Vitamin D acts to protect your thyroid gland from autoimmune thyroid disease as well as thyroid cancer which makes it critical for ALL thyroid conditions, not just hypothyroidism. 

With up to ⅓ of the global population being vitamin D deficient, it’s clear that pretty much everyone has a hard time getting their daily dose of vitamin D. 

Sunlight is typically the primary source of D for most people but due to many people staying indoors and the judicious use of sunscreen, food has become more and more important. 

And it just so happens that the vitamin D found in plants (D2) is not quite as active, and is found in smaller quantities (8), as the vitamin D found in animal products (D3). 

As a result, vegans will get less usable vitamin D from their diet compared to those who consume animal products. 

Vitamin D deficiency is super easy to treat, though, so it’s not something that vegans need to worry about too much. 

#5. By Worsening Mental Health

This one isn’t a slam dunk, but there is some evidence to suggest that people on a vegan diet have higher rates of mental health conditions compared to those eating mixed diets. 

The data aren’t conclusive, though, with some studies showing a higher association and others showing no association (9). 

It’s hard to know exactly what is going on here, but my best guess is that there probably is a true organic connection owing to higher rates of vitamin deficiencies and orthorexia among people who go vegan. 

Either way, it’s not ideal because hypothyroidism already increases your risk of both depression and anxiety. 

Want to Go Vegan Anyway? Then Do This

Does this mean that hypothyroid patients should never go vegan? 

No, I wouldn’t say that at all. 

In fact, I do think there’s a place for the temporary use of the vegan diet in healing the body and I’ve used it successfully in many thyroid patients, especially those with Hashimoto’s.

In my opinion, though, long-term use of the vegan diet is not ideal for patients with hypothyroidism for the reasons I just mentioned. 

But if you want to go vegan for moral or religious reasons, then here’s how to do it to prevent thyroid problems:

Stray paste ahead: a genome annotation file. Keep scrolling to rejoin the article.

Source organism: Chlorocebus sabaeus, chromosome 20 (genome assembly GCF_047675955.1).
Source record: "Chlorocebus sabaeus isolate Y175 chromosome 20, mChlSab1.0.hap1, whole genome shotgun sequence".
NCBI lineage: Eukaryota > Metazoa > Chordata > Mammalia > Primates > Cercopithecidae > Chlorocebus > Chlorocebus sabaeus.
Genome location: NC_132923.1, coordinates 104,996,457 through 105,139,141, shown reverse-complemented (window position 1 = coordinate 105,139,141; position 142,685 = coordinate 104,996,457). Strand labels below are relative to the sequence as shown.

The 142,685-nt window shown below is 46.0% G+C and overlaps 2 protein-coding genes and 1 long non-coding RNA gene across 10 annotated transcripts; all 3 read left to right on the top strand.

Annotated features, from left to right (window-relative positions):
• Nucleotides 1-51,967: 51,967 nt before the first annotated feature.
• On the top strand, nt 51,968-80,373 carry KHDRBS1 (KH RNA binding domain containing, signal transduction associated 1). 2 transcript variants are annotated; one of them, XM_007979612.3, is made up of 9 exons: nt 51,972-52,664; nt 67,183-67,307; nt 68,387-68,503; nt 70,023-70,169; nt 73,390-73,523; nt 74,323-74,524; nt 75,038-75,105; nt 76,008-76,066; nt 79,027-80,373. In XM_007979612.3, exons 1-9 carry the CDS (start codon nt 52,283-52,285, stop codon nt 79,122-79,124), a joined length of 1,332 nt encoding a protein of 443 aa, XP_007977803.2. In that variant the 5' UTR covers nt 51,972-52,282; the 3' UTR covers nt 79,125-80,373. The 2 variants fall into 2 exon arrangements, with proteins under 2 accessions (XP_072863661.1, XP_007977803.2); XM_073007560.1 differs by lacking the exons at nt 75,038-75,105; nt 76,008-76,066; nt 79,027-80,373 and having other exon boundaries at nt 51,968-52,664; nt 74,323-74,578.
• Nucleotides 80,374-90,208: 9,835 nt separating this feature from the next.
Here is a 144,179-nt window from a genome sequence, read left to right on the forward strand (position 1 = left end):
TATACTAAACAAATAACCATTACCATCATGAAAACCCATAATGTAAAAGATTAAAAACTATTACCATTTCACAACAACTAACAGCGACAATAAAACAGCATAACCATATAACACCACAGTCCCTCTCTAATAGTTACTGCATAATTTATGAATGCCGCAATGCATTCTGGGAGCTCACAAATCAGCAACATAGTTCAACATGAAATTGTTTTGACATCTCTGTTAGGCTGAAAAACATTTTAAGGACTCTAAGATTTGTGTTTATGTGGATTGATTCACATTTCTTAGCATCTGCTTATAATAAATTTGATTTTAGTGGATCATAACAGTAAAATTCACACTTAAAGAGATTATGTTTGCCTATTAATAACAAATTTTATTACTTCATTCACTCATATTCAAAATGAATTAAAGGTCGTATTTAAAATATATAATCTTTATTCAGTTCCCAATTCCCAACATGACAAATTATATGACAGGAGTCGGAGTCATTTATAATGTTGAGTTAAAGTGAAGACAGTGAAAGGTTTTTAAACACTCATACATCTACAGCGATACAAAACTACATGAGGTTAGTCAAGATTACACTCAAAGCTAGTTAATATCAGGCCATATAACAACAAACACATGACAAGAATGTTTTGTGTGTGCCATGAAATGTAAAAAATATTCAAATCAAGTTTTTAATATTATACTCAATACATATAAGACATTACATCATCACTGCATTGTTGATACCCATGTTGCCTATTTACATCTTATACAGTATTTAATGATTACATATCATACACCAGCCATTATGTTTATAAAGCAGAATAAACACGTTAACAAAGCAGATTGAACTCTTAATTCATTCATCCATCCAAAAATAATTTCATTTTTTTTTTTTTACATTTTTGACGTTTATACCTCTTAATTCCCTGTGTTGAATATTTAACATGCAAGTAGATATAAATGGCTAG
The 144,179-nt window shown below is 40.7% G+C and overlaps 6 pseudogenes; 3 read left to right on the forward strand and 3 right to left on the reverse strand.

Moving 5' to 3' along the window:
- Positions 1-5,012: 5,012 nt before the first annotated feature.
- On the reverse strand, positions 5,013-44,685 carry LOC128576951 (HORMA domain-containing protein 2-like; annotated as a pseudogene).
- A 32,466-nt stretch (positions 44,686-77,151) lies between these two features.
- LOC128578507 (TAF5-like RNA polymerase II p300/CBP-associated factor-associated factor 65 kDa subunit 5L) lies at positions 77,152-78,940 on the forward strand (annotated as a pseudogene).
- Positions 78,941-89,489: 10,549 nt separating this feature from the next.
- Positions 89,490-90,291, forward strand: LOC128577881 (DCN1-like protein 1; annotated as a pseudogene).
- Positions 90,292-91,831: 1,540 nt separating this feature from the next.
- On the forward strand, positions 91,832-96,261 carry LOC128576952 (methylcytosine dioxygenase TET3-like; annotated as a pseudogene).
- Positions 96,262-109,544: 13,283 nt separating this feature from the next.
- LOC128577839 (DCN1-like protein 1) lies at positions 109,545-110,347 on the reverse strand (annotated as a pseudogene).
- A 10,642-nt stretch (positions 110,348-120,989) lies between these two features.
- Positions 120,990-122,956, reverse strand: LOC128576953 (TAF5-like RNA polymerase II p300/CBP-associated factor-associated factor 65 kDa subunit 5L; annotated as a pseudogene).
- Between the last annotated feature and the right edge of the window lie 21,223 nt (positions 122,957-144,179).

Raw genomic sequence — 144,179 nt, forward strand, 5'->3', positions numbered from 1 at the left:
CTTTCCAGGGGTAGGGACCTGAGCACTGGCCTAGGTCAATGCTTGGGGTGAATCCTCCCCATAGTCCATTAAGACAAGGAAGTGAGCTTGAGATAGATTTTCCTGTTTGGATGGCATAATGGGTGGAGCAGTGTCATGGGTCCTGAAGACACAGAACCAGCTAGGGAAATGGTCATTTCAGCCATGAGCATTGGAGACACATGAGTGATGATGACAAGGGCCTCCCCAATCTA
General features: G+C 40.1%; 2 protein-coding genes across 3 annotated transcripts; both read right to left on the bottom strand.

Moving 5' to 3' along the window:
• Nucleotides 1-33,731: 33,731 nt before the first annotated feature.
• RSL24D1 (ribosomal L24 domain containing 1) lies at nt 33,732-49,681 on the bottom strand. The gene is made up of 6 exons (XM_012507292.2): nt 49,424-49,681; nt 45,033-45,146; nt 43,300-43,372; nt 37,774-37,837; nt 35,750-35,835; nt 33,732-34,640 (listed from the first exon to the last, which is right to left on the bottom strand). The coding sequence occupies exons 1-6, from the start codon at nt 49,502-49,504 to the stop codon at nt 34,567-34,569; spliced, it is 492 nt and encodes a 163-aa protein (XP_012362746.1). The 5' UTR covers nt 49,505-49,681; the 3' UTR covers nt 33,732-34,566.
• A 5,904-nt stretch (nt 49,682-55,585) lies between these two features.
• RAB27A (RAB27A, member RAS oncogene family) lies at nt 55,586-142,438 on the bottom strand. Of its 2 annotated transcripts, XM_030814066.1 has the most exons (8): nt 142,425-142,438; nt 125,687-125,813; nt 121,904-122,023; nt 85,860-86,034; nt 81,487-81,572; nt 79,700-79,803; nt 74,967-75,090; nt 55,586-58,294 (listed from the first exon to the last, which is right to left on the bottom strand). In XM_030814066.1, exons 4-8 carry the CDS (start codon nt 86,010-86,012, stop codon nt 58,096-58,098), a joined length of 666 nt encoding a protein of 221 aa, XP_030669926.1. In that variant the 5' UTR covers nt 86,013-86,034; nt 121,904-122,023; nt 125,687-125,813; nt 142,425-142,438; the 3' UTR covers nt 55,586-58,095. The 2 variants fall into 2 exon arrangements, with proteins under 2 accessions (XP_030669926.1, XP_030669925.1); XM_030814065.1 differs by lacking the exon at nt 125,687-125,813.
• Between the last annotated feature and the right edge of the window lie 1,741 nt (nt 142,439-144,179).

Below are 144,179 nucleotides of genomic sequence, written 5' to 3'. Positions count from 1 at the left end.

• Eat only whole foods and make sure to cook or steam your vegetables – If you go vegan, be sure to avoid processed foods while opting for whole foods instead. Be careful with high doses of raw veggies, though, as they do contain goitrogenic compounds that can block iodine uptake into the thyroid gland. To prevent this problem simply boil or steam your veggies
  • Supplement with pea protein – Remember, protein intake is critical for hypothyroid patients and pea protein provides you with a calorically efficient way to meet your daily protein demands. This one, for instance, provides 20 grams of vegan protein for 101 calories. Depending on your diet, you’ll probably need around 2-4 scoops per day (that’s 40 to 80 grams of protein). 
  • Keep an eye on both your ferritin and iron levels and take iron supplements if needed – These tests will ensure that iron deficiency isn’t impairing your thyroid function. If you find that either is suboptimal, simply supplement with some extra iron. 
  • Supplement with all three active forms of vitamin B12 – It’s a good idea to take a B complex if have hypothyroidism anyway, but make sure to find one that contains all 3 active forms of B12 as adenosylcobalamin, methylcobalamin, and hydroxycobalamin. You can brute force absorption and basically ignore GI-related problems by taking 1 mg of each of these. 
  • Spend 20 minutes in the sun with at least 40% of your body exposed (and take vitamin a D3 supplement if needed) – This is the best all-natural way to increase your vitamin D level. And if you’re going to take D3, you might as well add vitamin A and K2 for their thyroid-supporting benefits as well. 
  • Don’t forget about calories – Going vegan is often associated with natural weight loss, but if you are trying to hit protein goals it’s easy to accidentally consume more calories than you need.

Would I say vegan is the ideal diet for hypothyroid patients? Not necessarily, but I do think the “best” diet for hypothyroidism is one that incorporates plenty of fruits and vegetables and this is something that the vegan diet does right. 

Sprinkle some animal protein, eggs, and dairy (if you tolerate it) to hit at least 100 grams of protein per day, and now you’re onto something. 

While eating the right type of foods is important, so is avoiding the wrong ones. 

And if you want to learn which food and food groups should be avoided if you have hypothyroidism, check out this article next

Scientific References

#1. https://www.ncbi.nlm.nih.gov/pmc/articles/PMC10665534/

#2. https://www.ncbi.nlm.nih.gov/pmc/articles/PMC10572395/

#3. https://www.ncbi.nlm.nih.gov/pmc/articles/PMC9006591/

#4. https://www.ncbi.nlm.nih.gov/pmc/articles/PMC10521342/

#5. https://academic.oup.com/nutritionreviews/article/71/2/110/1940320

#6. https://www.ncbi.nlm.nih.gov/pmc/articles/PMC6367879/

#7. https://pubmed.ncbi.nlm.nih.gov/9191742/

#8. https://www.ncbi.nlm.nih.gov/pmc/articles/PMC3651966/

#9. https://pubmed.ncbi.nlm.nih.gov/36045075/

six ways the vegan diet makes hypothyroidism worse

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About Dr. Westin Childs

Hey! I'm Westin Childs D.O. (former Osteopathic Physician). I don't practice medicine anymore and instead specialize in helping people like YOU who have thyroid problems, hormone imbalances, and weight loss resistance. I love to write and share what I've learned over the years. I also happen to formulate the best supplements on the market (well, at least in my opinion!) and I'm proud to say that over 80,000+ people have used them over the last 7 years. You can read more about my own personal health journey and why I am so passionate about what I do.